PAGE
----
Miller et al.’s “Unprecedented Recent Summer Warmth in Arctic Canada”: Bad assumptions, poor logic, and contrary to other evidence of Arctic temperatures.

Occasionally, people ask me why I think popular claims for anthropogenic warming are bunk. The answer, dear reader, is that I read the scientific papers advancing such conclusions and compare the data presented to that from previous research that has been both peer-reviewed and reproduced by others, preferably with alternative methods. This reblogged article does likewise. Perhaps you ought read it.

Watts Up With That?

Dr. Don J. Easterbrook, Western Washington University, Bellingham, WA

Miller et al. radiocarbon dated 145 rooted tundra plants revealed by receding ice in the eastern Canadian Arctic and contend that it constitutes the first direct evidence that recent temperatures now exceed those of any century in the Holocene, including the Holocene Thermal Maximum. They further contend that (1) average summer temperatures of the last ~100 years were higher than any century in the past 44,000 years and suggest that present temperatures have not been exceeded in the past ~120,000 years, at or near the end of the last interglaciation, and (2) they conclude that this ‘unprecedented’ warming was caused by anthropogenic increases in greenhouse gases. So let’s look at some of the assumptions that form the basis for their conclusions and compare their conclusions to other Arctic data.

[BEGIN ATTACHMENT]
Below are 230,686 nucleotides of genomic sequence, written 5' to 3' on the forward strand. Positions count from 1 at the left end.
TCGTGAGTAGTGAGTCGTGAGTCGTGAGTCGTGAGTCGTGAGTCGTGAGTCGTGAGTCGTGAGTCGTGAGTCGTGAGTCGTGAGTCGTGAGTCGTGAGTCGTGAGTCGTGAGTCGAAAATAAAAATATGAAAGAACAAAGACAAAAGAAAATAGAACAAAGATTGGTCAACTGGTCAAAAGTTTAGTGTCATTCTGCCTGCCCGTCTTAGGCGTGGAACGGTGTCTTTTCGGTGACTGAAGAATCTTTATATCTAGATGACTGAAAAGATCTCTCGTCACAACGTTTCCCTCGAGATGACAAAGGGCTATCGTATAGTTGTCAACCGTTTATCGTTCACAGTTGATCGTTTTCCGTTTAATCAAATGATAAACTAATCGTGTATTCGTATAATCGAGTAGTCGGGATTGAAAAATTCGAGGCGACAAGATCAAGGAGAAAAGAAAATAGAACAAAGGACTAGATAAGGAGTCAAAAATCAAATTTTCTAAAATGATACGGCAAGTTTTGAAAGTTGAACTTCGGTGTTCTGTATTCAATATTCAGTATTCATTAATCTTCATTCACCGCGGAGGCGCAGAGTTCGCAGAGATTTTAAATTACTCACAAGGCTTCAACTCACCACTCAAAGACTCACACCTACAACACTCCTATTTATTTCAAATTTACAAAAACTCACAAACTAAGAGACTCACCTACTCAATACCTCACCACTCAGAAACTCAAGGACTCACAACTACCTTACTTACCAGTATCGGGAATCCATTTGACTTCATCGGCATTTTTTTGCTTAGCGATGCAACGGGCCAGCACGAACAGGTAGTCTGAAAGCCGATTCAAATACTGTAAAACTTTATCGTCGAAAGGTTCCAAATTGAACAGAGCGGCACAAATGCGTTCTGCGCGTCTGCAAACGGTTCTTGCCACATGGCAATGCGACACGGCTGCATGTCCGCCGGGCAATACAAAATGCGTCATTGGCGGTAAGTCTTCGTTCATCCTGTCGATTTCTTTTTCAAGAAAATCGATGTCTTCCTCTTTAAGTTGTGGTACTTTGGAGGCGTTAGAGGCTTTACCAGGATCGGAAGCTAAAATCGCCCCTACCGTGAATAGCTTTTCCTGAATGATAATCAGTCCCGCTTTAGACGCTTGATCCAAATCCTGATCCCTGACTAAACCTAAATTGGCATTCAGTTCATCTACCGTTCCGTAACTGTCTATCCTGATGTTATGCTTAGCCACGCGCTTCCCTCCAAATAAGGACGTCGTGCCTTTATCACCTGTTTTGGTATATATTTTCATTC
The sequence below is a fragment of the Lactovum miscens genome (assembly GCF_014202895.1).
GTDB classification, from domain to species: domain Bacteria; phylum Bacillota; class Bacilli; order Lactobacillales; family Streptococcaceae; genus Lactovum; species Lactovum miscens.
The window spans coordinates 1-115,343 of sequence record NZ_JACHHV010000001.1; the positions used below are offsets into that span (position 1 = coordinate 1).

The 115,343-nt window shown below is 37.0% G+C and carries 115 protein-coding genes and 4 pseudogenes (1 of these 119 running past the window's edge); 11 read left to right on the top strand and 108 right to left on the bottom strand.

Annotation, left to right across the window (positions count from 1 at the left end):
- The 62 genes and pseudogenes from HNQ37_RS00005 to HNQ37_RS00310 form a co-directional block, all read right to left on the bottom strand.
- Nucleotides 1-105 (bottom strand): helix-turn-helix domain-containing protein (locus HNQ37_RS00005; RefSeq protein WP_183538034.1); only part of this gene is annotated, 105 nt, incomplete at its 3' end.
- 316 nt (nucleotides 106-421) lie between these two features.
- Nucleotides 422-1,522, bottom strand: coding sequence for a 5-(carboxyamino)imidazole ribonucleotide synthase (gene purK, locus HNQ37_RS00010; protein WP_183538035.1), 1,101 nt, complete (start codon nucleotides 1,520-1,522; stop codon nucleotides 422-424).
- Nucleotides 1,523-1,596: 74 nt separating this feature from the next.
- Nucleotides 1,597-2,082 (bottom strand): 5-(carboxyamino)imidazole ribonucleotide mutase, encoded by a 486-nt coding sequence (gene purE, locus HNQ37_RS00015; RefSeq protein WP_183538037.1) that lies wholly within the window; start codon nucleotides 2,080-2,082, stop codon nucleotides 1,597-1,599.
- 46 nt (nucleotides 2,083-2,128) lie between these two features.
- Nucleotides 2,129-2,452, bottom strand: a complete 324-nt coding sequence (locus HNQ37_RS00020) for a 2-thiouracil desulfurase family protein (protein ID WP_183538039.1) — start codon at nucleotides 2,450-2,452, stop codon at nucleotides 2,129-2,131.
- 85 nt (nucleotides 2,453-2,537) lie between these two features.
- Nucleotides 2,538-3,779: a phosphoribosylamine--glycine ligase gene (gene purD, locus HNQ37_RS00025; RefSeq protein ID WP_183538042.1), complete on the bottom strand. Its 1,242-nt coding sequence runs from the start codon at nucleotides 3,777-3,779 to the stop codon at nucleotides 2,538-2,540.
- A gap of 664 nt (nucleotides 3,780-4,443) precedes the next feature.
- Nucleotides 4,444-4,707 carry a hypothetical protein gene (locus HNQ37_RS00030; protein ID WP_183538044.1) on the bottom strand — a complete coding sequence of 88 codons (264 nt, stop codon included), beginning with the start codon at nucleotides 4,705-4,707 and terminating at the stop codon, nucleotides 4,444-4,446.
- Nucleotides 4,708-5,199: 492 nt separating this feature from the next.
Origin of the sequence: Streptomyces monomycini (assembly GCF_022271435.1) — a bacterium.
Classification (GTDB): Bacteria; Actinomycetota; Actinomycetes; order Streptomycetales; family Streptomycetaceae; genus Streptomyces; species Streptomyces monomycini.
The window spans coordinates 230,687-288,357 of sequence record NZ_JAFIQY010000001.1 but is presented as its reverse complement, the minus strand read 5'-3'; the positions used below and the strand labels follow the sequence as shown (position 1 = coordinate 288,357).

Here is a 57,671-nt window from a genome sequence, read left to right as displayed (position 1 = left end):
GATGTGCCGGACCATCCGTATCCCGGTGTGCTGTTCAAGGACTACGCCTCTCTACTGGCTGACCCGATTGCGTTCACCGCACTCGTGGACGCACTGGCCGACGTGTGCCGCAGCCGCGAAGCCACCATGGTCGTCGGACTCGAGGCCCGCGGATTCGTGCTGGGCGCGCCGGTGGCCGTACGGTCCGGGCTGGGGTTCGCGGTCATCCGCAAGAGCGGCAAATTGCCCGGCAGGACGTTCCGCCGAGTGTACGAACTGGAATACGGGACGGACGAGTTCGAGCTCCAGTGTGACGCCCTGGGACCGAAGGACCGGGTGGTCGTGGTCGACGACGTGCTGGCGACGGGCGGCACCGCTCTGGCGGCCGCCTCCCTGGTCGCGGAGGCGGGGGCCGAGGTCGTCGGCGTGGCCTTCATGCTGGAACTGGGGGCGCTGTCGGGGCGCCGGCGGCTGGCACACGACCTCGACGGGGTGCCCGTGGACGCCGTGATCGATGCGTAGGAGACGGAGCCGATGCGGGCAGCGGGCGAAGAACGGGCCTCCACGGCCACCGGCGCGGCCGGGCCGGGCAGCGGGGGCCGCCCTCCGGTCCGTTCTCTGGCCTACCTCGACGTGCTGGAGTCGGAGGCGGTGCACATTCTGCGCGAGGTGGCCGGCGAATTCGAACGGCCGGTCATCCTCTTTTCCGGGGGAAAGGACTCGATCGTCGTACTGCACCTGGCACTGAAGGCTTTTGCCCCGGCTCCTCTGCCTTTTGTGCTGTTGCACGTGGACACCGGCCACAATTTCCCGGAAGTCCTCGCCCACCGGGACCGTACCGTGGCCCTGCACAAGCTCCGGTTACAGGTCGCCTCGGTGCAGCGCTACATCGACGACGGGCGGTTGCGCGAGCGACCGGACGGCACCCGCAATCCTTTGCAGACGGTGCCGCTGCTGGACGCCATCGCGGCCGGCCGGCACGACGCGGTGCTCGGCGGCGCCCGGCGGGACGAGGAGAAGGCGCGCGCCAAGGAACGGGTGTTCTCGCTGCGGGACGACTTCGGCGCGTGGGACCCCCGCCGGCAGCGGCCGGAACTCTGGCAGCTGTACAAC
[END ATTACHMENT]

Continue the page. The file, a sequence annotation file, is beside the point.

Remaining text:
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Figure 1 A. Baffin Island showing sample sites. Circles (color-coded by their

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